Jeremy Bentham (1748-1832) is regarded the founder of Utilitarianism. After studying law, he began, in his publications, to criticize the law and develop a socio-political philosophy. In the British democracy of his time, political decisions were, often, based on morally sound principles, but produced deplorable conditions, for instance in case of the working class. Bentham turned things around and argued that the result of the laws should be the main criterion to justify them; the benefit they bring to society (the greatest happiness to the greatest number of people, a quote by Joseph Priestley).
The main works of Joseph Bentham include the Introduction to the Principles of Morals (1789), Catechism for Reformers (1809), Constitutional Code (1830. Bentham supported the American and the French Revolution, but at the same time was a close friend of PM William Pitt the Younger. He founded the University College of London (1817), which was to accept students of non-Anglican faith. Bentham promoted universal suffrage (adult manhood universal suffrage, in England, was introduced only in 1918), including the voting right for women, and criticized the laws discriminating against homosexuality. He argued for the abolition of the monarchy, the House of Lords, and for transforming the state church (Anglican Church) into a private organization.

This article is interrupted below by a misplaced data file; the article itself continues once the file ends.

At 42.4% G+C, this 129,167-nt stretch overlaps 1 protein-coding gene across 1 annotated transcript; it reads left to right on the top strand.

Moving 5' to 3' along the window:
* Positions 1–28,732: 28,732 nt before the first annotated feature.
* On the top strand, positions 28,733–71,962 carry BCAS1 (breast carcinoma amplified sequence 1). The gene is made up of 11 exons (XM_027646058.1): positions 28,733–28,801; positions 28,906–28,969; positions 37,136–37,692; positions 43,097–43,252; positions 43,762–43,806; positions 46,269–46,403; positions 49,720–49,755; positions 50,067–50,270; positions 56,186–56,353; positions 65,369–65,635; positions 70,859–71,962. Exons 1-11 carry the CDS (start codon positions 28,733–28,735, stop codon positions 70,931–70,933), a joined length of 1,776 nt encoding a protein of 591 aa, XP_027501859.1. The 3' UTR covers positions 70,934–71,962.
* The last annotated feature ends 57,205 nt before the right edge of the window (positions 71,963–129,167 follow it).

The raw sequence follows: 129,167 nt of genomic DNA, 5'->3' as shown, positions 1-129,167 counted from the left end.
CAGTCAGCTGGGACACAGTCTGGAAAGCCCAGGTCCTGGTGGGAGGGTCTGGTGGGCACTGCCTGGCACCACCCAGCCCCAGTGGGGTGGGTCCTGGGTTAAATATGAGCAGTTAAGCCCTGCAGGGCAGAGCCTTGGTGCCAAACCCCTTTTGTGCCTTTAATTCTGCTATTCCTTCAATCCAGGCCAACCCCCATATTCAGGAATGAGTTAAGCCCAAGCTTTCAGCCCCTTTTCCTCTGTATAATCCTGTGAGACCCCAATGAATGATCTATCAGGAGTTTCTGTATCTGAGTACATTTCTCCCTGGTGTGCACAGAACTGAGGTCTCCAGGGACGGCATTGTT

Bentham's concept of Utilitarianism was taken up. and further developed, by John Stuart Mill, who published Utilitarianism in 1863.

Classical Utilitarianism Wensite, at UTexas
The Jeremy Bentham Project, at UCL
Article Utilitarianism, from Catholic Encyclopedia
Articles Rule Utilitarianism, from Internet Encyclopedia of Philosophy
Article Utilitarianism, from Wikipedia
Biography of Jeremy Bentham, from CEPA, from Spartacus Schoolnet
DOCUMENTS John Stuart Mill, Utilitarianism, 1863, posted by utilitarianism.com

This page is part of World History at KMLA
First posted on October 2nd 2003, last revised on November 16th 2004

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